A running gag in the the HBO sitcom Silicon Valley points out that every other technology company has “making the world a better place” as its mission statement. Add Dell to that list: the leaders of the company's Asia-Pacific limb yesterday used more or less that mantra as to explain the company's next moves.
In a conference call for Asia-Pacific press and analysts, former EMC Asia-Pacific-Japan head David Webster and former Dell growth markets supremo and Asia-Pacific-Japan head Amit Midha explained Dell the company's new aims. It's basically a pledge to make products that help you build infrastructure to power the usual internet of things spiel.
To wit: it costs two-tenths of sod-all to make stuff smart, all those smart things will make lots of data and if you use that data right, there will be so much winning you'll get bored of winning. The pair said the newly combined Dell Technologies will be able to innovate so fast that humanity will soon stand on the precipice of a new industrial revolution.
Dell the company's not about to throw any sabots into the new engines of the internet, or at least not by pulling the rug out from users of its existing products and strongly suggesting they migrate to something new. That means the company has no immediate plans to do away with the likes of Compellent or Equallogic, Dell's storage offerings widely considered modest and perhaps a bit stagnant in comparison to EMC's alternatives.
Webster, now president of Dell EMC Enterprise Business, said all the current products will live because "We believe in having a product portfolio that has a degree of overlap so we do not have gaps.”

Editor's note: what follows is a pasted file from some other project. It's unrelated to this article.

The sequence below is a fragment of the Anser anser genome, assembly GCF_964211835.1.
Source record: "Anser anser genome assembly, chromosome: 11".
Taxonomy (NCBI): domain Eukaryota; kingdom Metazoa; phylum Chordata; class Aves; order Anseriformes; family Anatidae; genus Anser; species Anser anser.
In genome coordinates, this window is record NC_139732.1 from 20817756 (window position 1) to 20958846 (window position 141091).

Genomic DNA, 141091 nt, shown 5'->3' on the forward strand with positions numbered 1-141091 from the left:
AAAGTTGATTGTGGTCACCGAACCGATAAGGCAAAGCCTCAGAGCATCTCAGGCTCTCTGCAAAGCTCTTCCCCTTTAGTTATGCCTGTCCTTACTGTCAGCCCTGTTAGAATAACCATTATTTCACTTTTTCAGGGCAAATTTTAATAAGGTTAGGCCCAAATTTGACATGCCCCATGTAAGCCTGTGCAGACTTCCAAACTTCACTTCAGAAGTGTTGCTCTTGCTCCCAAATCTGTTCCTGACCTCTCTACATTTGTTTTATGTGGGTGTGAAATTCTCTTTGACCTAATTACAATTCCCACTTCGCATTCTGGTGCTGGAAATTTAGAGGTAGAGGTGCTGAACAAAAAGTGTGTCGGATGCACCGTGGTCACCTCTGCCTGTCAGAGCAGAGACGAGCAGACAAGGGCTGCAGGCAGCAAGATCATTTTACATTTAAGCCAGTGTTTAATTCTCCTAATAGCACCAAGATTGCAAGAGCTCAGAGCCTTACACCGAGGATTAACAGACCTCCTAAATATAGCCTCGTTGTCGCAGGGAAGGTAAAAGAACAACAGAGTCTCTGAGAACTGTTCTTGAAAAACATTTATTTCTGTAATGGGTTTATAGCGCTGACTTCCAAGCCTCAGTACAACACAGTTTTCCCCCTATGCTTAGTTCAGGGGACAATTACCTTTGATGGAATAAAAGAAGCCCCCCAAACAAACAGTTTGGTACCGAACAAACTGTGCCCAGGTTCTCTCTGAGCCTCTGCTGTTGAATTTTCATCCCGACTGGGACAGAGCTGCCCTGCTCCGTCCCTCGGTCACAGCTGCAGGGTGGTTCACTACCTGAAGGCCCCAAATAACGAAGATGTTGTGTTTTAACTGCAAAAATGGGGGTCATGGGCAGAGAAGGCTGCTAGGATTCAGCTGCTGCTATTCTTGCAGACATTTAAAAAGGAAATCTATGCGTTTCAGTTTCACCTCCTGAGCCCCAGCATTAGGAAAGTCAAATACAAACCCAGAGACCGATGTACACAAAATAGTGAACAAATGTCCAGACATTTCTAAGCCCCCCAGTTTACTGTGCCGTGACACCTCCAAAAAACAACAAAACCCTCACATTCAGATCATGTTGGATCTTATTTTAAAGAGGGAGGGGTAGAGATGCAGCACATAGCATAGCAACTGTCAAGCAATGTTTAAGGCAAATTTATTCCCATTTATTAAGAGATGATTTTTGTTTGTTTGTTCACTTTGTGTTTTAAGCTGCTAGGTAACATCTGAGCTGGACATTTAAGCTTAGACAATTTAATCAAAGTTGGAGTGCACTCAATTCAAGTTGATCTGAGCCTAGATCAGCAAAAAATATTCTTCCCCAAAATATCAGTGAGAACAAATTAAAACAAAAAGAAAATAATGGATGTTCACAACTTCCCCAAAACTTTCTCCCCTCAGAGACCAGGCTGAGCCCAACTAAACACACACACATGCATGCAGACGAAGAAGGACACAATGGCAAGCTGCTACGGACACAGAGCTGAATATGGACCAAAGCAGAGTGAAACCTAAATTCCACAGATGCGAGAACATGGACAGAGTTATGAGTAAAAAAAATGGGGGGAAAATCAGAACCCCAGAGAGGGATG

But Webster added that “you will expect that over time we will use technologies from different products to create new products.”
Franken-kit on the horizon, then!
Also still unsettled is the combined companies' channel strategies, due to emerge with a best-of-both-worlds model next February. Nor have executive positions been decided: Webster said it will be several months before the heads of Dell Technologies, and the underlings that report to them under the company's new structure, are all named.
Here's how that structure works in case you are curious. The whole shebang is called “Dell Technologies”. All of Dell's enterprise bits and all of EMC are now “Dell EMC”, aka the “infrastructure solutions business.” Dell, the company, is now a “client solutions business.” Think PCs.
Both Dell and Dell EMC use “Dell EMC Services” as their consultancy arm.
Confused yet? It gets weirder. Pivotal, RSA, SecureWorks, Virtustream and VMware will remain independent. But VMware and SecureWorks are listed companies so will be very independent, notwithstanding the presence of Michael Dell or Silver Lake private equity people on their boards. The other independent businesses report into Dell EMC.
Midha said that in time there will be one legal entity behind all of the above companies, but there's lots of lawyering to be done before everything is nailed down.
Plenty of time to make the world a better place. ®
Bootnote: In 1999 your correspondent did PR for Data General (DG), the company EMC acquired to get into the low-end fibre channel SAN business with the Clariion line. When EMC made the buy I was told a fascinating story by recently acquired staff that suggested EMC found DG's European structure to be extraordinarily – ahem – tax-effective. EMC's people quickly realised they couldn't beat it so had to join it. So after lots of legal work, Data General Europe acquired EMC Europe, which by that time owned the rest of Data General. Or so the story went.
Another irony: Dell now owns whatever DG server IP remains inside EMC. Might the Franken-products therefore bring us some lovely DG-style proprietary NUMA madness? We can only hope!